Pizza of the wood-fired, properly Italian variety, every third Wednesday of the month.

Brinklow Community Hall, Brinklow, Warwickshire (01788 833477)

Suggested Topics
News
people'It can last and it's terrifying'
Sport
Radamel Falcao
footballManchester United agree loan deal for Monaco striker Falcao
Sport
Louis van Gaal, Radamel Falcao, Arturo Vidal, Mats Hummels and Javier Hernandez
footballFalcao, Hernandez, Welbeck and every deal live as it happens
Sport
footballFeaturing Bart Simpson
PROMOTED VIDEO
Life and Style
ebooksA superb mix of recipes serving up the freshest of local produce in a delicious range of styles
Life and Style
ebooksFrom the lifespan of a slug to the distance to the Sun: answers to 500 questions from readers
News
Kelly Brook
peopleA spokesperson said the support group was 'extremely disappointed'
Sport
Andy Murray celebrates a shot while playing Jo-Wilfried Tsonga
TennisWin sets up blockbuster US Open quarter-final against Djokovic
News
i100
Life and Style
techIf those brochure kitchens look a little too perfect to be true, well, that’s probably because they are
Arts and Entertainment
Alex Kapranos of Franz Ferdinand performs live
music Pro-independence show to take place four days before vote
News
news Video - hailed as 'most original' since Benedict Cumberbatch's
Arts and Entertainment
booksNovelist takes aim at Orwell's rules for writing plain English
Latest stories from i100
Have you tried new the Independent Digital Edition apps?
Independent Dating
and  

By clicking 'Search' you
are agreeing to our
Terms of Use.

ES Rentals

    iJobs Job Widget
    iJobs Food & Drink

    Marketing Executive / Member Services Exec

    £20 - 26k + Benefits: Guru Careers: A Marketing Executive / Member Services Ex...

    Sales Account Manager

    £15,000 - £25,000: Recruitment Genius: A fantastic opportunity has arisen for ...

    VB.NET and C# developer (VB.NET,C#,ASP.NET)

    £30000 - £45000 per annum + Bonus+Benefits+Package: Harrington Starr: VB.NET a...

    Business Development Manager / Sales Pro

    £30 - 35k + Uncapped Comission (£70k Y1 OTE): Guru Careers: A Business Develop...

    Day In a Page

    Alexander Fury: The designer names to look for at fashion week this season

    The big names to look for this fashion week

    This week, designers begin to show their spring 2015 collections in New York
    Will Self: 'I like Orwell's writing as much as the next talented mediocrity'

    'I like Orwell's writing as much as the next talented mediocrity'

    Will Self takes aim at Orwell's rules for writing plain English
    Meet Afghanistan's middle-class paint-ballers

    Meet Afghanistan's middle-class paint-ballers

    Toy guns proving a popular diversion in a country flooded with the real thing
    Al Pacino wows Venice

    Al Pacino wows Venice

    Ham among the brilliance as actor premieres two films at festival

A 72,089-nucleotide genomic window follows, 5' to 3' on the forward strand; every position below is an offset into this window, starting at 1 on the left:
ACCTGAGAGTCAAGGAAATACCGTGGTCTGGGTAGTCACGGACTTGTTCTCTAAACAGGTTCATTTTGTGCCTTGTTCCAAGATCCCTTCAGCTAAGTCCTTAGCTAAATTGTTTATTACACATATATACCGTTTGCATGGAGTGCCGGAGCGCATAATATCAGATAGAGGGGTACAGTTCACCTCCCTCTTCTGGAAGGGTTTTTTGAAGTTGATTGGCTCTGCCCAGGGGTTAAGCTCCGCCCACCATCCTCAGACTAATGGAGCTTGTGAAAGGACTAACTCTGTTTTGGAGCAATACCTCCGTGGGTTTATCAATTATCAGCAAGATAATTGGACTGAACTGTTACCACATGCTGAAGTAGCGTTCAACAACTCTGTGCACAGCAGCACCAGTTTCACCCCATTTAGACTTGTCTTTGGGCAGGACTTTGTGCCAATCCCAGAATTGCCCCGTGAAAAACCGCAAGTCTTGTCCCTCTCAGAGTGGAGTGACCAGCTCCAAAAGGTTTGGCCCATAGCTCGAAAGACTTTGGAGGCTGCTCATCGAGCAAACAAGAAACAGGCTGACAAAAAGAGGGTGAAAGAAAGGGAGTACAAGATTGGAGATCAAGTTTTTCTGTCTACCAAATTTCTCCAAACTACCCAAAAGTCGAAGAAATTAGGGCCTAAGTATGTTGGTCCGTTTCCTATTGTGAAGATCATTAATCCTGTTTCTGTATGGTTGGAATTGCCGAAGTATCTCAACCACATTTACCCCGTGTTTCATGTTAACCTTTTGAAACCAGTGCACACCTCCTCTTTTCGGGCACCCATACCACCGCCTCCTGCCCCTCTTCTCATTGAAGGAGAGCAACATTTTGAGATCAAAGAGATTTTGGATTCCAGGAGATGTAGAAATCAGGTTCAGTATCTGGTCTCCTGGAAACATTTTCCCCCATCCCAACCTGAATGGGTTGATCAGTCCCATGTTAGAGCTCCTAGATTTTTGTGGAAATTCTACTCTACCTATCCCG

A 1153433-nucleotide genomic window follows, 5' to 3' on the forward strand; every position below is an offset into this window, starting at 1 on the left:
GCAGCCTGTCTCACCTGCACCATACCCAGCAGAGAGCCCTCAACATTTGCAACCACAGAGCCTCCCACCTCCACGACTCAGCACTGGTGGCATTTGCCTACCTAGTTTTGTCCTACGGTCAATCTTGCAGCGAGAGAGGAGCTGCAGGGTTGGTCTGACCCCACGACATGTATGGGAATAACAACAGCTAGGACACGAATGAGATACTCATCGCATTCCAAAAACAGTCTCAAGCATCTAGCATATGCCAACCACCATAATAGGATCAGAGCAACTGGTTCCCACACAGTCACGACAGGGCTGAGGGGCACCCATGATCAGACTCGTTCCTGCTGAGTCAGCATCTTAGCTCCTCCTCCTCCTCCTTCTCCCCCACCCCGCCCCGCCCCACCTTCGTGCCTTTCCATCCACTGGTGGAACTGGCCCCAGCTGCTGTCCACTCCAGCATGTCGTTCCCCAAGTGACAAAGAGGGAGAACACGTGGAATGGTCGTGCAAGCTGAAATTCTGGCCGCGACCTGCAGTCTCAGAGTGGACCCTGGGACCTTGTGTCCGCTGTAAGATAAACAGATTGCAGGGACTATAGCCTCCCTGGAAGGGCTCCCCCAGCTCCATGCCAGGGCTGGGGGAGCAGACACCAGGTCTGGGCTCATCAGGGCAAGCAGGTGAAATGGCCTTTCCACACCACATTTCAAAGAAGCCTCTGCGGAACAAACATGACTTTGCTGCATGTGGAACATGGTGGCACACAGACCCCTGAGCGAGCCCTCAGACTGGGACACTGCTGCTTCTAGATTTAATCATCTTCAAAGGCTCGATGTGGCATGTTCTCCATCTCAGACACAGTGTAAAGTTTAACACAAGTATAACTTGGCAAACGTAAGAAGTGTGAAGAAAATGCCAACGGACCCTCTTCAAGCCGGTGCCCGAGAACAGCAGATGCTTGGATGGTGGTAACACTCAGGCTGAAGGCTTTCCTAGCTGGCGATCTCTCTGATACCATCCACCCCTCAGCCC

Neil Lawson Baker interview: ‘I’ve gained so much from art. It’s only right to give something back’.

    Neil Lawson Baker interview

    ‘I’ve gained so much from art. It’s only right to give something back’.
    The other Mugabe who is lining up for the Zimbabwean presidency

    The other Mugabe who is lining up for the Zimbabwean presidency

    Wife of President Robert Mugabe appears to have her sights set on succeeding her husband
    The model of a gadget launch: Cultivate an atmosphere of mystery and excitement to sell stuff people didn't realise they needed

    The model for a gadget launch

    Cultivate an atmosphere of mystery and excitement to sell stuff people didn't realise they needed
    Alice Roberts: She's done pretty well, for a boffin without a beard

    She's done pretty well, for a boffin without a beard

    Alice Roberts talks about her new book on evolution - and why her early TV work drew flak from (mostly male) colleagues
    Get well soon, Joan Rivers - an inspiration, whether she likes it or not

    Get well soon, Joan Rivers

    She is awful. But she's also wonderful, not in spite of but because of the fact she's forever saying appalling things, argues Ellen E Jones
    Doctor Who Into the Dalek review: A classic sci-fi adventure with all the spectacle of a blockbuster

    A fresh take on an old foe

    Doctor Who Into the Dalek more than compensated for last week's nonsensical offering
    Fashion walks away from the celebrity runway show

    Fashion walks away from the celebrity runway show

    As the collections start, fashion editor Alexander Fury finds video and the internet are proving more attractive
    Meet the stars of TV's Wolf Hall... and it's not the cast of the Tudor trilogy

    Meet the stars of TV's Wolf Hall...

    ... and it's not the cast of the Tudor trilogy
    Weekend at the Asylum: Europe's biggest steampunk convention heads to Lincoln

    Europe's biggest steampunk convention

    Jake Wallis Simons discovers how Victorian ray guns and the martial art of biscuit dunking are precisely what the 21st century needs
    Don't swallow the tripe – a user's guide to weasel words

    Don't swallow the tripe – a user's guide to weasel words

    Lying is dangerous and unnecessary. A new book explains the strategies needed to avoid it. John Rentoul on the art of 'uncommunication'
    Daddy, who was Richard Attenborough? Was the beloved thespian the last of the cross-generation stars?

    Daddy, who was Richard Attenborough?

    The atomisation of culture means that few of those we regard as stars are universally loved any more, says DJ Taylor